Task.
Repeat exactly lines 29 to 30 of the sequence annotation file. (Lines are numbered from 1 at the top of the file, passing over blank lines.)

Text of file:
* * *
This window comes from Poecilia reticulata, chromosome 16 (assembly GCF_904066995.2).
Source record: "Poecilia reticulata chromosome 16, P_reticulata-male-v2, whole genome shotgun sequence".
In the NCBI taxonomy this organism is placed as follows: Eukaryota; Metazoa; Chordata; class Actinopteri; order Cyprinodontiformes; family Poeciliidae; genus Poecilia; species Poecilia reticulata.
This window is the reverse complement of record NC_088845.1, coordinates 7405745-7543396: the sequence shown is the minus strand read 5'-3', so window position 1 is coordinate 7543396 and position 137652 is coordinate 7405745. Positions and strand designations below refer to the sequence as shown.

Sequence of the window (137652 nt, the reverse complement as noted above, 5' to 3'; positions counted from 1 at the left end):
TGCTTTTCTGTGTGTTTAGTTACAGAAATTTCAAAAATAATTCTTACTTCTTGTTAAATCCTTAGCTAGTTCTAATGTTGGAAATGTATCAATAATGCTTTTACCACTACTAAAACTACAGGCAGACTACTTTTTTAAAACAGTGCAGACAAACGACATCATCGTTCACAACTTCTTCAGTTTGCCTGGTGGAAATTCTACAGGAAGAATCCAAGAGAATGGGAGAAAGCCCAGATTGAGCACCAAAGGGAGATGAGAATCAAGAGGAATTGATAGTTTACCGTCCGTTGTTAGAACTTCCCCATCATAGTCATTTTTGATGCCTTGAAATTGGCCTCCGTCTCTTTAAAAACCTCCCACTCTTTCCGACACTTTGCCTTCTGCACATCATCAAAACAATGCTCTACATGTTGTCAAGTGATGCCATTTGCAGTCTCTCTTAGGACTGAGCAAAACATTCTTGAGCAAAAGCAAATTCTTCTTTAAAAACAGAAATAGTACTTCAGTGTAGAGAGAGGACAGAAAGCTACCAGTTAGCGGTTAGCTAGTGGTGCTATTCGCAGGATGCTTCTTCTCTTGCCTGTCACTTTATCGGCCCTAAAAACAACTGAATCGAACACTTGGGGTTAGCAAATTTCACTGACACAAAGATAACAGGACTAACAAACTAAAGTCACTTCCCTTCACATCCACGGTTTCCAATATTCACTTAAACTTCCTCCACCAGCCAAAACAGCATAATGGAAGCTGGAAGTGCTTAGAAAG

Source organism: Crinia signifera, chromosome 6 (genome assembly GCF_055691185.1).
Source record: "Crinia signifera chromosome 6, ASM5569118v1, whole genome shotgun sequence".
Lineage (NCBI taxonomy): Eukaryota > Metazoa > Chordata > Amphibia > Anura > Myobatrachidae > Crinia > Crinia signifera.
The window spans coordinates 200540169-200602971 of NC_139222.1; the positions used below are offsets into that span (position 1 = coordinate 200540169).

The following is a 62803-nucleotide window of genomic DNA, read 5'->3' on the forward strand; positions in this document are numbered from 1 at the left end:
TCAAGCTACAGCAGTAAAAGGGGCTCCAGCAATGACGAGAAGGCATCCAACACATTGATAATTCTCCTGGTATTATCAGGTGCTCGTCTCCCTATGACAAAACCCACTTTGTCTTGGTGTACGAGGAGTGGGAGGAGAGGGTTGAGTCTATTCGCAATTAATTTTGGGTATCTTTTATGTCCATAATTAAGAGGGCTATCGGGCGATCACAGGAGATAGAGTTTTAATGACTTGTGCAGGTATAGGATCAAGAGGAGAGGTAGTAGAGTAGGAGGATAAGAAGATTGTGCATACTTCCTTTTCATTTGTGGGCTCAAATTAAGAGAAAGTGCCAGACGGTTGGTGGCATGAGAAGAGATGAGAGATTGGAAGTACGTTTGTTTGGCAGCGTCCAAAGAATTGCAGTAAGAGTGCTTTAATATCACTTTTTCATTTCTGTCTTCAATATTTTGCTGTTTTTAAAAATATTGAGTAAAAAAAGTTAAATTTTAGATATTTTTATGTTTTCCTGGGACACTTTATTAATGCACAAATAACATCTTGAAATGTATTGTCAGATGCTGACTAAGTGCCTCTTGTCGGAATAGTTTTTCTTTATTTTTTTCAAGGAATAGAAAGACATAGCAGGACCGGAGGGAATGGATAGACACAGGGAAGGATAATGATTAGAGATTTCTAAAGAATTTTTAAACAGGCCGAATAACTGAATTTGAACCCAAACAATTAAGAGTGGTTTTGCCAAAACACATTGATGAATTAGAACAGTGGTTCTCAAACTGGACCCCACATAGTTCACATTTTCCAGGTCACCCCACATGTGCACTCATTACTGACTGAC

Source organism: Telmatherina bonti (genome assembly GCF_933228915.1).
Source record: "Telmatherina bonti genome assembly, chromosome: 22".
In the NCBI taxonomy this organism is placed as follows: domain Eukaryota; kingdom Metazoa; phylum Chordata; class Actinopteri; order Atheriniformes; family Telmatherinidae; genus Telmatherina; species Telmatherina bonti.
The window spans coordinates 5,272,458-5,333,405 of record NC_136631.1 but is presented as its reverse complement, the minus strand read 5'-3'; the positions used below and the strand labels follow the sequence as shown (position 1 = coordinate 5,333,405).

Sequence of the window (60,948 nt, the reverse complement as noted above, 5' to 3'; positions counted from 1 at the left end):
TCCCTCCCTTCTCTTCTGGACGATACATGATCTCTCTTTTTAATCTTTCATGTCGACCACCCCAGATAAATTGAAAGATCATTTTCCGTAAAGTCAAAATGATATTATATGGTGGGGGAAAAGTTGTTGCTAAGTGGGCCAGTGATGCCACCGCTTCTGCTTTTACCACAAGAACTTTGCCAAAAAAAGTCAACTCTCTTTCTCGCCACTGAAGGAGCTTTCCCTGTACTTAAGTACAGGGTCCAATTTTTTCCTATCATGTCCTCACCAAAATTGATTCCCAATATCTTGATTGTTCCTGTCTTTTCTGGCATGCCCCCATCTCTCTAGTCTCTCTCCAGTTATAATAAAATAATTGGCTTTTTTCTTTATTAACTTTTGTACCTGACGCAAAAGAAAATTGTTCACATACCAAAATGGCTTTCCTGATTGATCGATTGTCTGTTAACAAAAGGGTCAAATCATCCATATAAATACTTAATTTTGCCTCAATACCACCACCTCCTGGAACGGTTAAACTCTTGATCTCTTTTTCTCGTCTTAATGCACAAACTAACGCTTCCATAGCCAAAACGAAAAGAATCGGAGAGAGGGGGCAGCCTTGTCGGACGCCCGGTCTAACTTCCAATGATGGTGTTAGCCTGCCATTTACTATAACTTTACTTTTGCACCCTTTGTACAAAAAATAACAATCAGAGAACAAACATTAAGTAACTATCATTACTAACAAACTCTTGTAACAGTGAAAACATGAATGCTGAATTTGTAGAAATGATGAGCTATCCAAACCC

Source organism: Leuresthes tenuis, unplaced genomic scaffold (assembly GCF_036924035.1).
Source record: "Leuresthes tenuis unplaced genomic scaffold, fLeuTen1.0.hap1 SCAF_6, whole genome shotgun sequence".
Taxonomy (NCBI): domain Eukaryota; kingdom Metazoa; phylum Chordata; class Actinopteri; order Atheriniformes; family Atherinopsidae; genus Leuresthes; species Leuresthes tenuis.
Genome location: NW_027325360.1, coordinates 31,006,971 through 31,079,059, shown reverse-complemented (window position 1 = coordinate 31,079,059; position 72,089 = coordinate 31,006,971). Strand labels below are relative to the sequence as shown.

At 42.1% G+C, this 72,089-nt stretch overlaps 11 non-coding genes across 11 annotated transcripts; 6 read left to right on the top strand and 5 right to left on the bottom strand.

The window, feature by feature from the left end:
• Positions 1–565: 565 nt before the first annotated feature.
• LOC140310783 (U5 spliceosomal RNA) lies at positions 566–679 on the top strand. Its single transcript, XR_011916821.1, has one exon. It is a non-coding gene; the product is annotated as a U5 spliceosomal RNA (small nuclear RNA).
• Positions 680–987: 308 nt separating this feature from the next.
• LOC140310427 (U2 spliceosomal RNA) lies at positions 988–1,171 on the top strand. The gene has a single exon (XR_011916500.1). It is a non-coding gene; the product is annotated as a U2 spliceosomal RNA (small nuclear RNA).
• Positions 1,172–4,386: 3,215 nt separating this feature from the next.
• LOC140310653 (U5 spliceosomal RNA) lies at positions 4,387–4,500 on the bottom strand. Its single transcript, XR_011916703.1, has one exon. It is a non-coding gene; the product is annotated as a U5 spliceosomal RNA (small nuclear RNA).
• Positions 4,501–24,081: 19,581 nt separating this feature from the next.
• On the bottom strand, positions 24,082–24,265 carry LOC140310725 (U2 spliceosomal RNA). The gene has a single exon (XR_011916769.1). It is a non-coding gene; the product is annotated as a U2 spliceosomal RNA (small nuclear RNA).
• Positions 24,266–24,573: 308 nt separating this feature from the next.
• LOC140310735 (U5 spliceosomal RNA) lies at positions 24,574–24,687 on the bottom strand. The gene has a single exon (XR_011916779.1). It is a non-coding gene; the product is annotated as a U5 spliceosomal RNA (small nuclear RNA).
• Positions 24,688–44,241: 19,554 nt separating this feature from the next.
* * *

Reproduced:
• Positions 1,172–4,386: 3,215 nt separating this feature from the next.
• LOC140310653 (U5 spliceosomal RNA) lies at positions 4,387–4,500 on the bottom strand. Its single transcript, XR_011916703.1, has one exon. It is a non-coding gene; the product is annotated as a U5 spliceosomal RNA (small nuclear RNA).